Country Life in BC

MAY 2019

Grape specialist honoured for dedication

John Vielvoye receives lifetime achievement award


KELOWNA – With more than 50 years’ of service to BC’s grape industry, John Vielvoye was critical in helping the BC grape industry navigate key changes while playing a critical role in the development of BC’s modern wine industry as the province’s grape specialist.
Now retired, Vielvoye was honoured in April with the first lifetime achievement award from the BC Grapegrowers’ Association.
Although he’s been retired from the ministry for 20 years or so, Vielvoye continued his industry work as a consultant following retirement.
He was instrumental in helping growers push the boundaries of where wine grapes can be grown in BC from the Okanagan Valley to the Fraser Valley and Vancouver Island and, most recently, Lillooet, the Thompson Valley and the Kootenays.
Vielvoye joined the BC Ministry of Agriculture in 1966 when there were only 1,000 acres of grapes in the province – mostly old table grape varieties such as White Diamond, Campbell Early and Sheridan. These were the varieties the early wineries used to make wine.
The first French hybrids began to appear in BC in the late 1960s, he recalls. Then, from 1977 to 1985, the Becker project experimented with plantings of Vitis vinifera varieties in the Okanagan Valley, trying different growing practices to improve the winter hardiness of the tender vines.
When wineries rather than a grower marketing board began dictating grape prices, growers began paying closer attention to cropping levels and vines began receiving less water, explains Vielvoye. This meant hardier vines that were better able to withstand cold winters.
“Cropping produces different vines,” he said.
Today, growers would be embarrassed to say they produce 10 tons an acre, a yield common back then. Even five is considered high because heavier cropping isn’t conducive to the development of the complex flavours prized in premium wines. Water and fertilizer are used sparingly as well, in order to stress the vines to produce grapes with the concentrated flavour components winemakers seek.
In the 1980s, a new table grape variety bred at the Summerland Research and Development Centre, called Sovereign Coronation, came on the scene. This transformed the table grape sector.
In 1989, with the signing of the Canada-US free trade agreement, a federal wine grape pullout program paid for the removal of lower-quality labrusca varieties and replanting with vinifera.
This was intended to support production of premium domestic wines instead of letting the industry drown rapidly as a flood of high-quality imported wines flowed into the country thanks to free trade.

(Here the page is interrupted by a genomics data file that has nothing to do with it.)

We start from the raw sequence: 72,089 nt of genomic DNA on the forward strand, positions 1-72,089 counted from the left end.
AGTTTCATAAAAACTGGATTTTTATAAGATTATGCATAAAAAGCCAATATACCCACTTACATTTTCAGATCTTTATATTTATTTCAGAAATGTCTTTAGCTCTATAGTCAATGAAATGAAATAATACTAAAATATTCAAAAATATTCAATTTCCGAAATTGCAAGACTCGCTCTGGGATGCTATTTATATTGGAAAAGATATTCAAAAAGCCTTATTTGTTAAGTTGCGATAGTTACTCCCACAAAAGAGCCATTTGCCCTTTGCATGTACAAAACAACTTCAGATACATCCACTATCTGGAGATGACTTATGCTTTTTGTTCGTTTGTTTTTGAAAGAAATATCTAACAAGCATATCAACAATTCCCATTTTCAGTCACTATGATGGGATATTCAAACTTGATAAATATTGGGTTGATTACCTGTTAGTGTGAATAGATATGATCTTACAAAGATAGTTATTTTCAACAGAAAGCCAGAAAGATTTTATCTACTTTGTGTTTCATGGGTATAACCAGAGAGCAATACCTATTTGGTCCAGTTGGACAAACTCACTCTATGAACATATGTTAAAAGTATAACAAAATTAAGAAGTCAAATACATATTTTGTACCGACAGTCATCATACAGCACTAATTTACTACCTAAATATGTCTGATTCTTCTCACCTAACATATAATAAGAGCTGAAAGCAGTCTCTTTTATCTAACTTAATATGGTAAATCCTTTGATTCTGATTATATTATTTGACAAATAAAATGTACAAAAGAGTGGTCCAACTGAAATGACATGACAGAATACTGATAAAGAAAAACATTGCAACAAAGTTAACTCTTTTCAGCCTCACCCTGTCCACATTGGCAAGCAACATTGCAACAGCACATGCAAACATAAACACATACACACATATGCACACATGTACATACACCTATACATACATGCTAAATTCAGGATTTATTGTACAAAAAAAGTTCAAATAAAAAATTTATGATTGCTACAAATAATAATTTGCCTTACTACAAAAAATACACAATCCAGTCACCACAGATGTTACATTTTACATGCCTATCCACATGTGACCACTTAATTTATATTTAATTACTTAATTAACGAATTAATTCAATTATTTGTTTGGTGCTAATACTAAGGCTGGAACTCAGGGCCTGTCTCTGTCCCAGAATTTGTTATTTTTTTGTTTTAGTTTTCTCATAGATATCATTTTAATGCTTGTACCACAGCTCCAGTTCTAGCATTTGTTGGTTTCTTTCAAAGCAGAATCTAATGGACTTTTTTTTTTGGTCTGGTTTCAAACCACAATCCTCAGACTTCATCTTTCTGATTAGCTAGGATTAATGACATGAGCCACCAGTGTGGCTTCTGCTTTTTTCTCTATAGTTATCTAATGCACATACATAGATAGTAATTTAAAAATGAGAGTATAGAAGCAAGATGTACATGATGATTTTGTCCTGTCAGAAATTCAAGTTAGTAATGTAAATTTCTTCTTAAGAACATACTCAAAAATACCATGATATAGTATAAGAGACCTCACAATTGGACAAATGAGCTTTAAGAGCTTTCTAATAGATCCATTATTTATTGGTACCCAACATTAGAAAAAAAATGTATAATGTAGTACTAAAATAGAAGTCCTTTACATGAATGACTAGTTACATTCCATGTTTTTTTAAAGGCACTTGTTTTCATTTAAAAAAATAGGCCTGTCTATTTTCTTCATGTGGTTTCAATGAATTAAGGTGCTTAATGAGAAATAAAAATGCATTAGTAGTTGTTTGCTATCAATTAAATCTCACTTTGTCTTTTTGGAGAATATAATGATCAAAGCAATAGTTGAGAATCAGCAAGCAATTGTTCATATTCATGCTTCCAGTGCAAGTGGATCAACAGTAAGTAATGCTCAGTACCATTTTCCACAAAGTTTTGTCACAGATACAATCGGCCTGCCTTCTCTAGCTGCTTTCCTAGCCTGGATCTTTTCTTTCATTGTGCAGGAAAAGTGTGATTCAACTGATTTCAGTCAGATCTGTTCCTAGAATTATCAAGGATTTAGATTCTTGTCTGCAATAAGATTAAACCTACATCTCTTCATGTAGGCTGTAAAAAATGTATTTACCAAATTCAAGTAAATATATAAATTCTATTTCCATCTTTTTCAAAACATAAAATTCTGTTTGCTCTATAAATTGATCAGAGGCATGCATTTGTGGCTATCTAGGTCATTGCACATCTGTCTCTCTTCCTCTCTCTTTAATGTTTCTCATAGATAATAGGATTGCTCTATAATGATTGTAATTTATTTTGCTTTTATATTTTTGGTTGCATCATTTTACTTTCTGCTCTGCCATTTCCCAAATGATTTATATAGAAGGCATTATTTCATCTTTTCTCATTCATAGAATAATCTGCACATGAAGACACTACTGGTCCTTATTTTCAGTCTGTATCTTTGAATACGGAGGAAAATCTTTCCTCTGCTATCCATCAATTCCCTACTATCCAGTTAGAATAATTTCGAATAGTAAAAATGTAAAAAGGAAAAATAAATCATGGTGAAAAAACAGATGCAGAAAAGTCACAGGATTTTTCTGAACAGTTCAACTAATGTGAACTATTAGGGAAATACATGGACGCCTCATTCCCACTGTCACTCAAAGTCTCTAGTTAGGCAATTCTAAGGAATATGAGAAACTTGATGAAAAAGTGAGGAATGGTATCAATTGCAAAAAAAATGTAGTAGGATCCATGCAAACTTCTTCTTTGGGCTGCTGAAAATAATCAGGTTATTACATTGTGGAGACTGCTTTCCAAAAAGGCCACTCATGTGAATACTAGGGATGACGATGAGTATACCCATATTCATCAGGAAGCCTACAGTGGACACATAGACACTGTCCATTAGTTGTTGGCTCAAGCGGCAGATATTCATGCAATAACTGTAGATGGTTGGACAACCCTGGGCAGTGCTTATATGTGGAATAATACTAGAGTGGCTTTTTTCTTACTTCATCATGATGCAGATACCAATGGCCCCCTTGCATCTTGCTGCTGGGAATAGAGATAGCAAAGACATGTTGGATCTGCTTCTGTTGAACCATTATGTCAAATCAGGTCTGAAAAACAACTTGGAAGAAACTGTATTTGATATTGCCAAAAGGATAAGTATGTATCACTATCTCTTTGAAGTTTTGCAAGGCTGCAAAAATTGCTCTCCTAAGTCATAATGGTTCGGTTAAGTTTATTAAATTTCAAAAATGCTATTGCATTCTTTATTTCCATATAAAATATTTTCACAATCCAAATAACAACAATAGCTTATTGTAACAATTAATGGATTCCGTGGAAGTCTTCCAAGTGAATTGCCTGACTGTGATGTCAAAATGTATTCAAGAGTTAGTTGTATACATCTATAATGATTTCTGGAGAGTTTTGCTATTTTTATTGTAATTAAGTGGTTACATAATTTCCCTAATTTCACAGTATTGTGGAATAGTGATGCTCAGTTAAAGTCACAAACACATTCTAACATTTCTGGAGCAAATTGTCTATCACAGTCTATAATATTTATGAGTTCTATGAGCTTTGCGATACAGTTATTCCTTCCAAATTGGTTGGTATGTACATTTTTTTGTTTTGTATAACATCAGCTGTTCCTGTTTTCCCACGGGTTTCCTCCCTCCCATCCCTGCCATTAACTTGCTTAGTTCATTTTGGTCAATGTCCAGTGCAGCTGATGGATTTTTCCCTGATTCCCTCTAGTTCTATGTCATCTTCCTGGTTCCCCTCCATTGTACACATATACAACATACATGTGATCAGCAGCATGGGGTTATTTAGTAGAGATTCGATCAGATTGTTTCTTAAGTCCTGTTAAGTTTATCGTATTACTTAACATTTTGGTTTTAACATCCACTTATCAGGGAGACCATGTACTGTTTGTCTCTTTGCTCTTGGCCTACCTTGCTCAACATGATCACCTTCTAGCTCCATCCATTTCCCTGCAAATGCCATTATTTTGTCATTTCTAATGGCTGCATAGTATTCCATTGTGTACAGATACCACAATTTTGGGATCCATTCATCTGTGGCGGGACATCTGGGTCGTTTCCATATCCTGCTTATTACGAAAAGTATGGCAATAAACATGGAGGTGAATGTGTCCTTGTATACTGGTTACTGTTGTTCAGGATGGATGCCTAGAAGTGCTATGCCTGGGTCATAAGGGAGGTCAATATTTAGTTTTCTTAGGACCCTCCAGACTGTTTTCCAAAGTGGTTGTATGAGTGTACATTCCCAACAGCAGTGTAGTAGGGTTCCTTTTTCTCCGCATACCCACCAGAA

At the time, there were just 13 wineries in BC. Today, there are 275 grape wineries in the province.
In the years following the subsidized pullout program, grape acreage surged and a number of new varieties began being grown. BC is now home to more than 10,000 acres of vineyards and a premium wine industry that is finding its place on the world stage.
Looking back, Vielvoye admits it’s been satisfying to be part of the industry during those turbulent times, but he says it’s still tough for the small vineyards and wineries.
“Many different skills are required to grow the grapes, make wine and market it; the competition is stiff and the tax structure is complex,” he says.
It’s also difficult for growers trying to make it in parts of the province where winters are more severe than in the Okanagan and South Coast. It doesn’t help that the Vintners’ Quality Alliance program limits the varieties acceptable for certification. Only a couple of hybrid grapes, such as Marechal Foch, are part of that list, but Vielvoye’s opinion is that some hybrids accepted elsewhere produce good wine, too.
Vielvoye’s entry into agriculture was natural. He worked with his family in the ornamental nursery business in Vancouver as a child, and he says he knew early on that he wanted to go into extension work. He graduated from UBC in 1965 and worked with Agriculture Canada for a year before applying to the provincial ministry.
His wife Evelyn was from Kelowna, and they both liked the Okanagan, so when the opportunity to return came up, they didn’t hesitate, never realizing the changes they would be part of.
Overall, he says it gives him a good feeling to look back on the changes in the industry and the many people he’s worked with over the years who were involved in its success.
And, he was especially pleased with his recognition by the industry. While it isn’t often he gets too emotional to speak, he did as he accepted his award at the annual general meeting of the grapegrowers’ association, where members also gave him a standing ovation.
“It was overwhelming to be recognized by growers; I really appreciate it,” he says.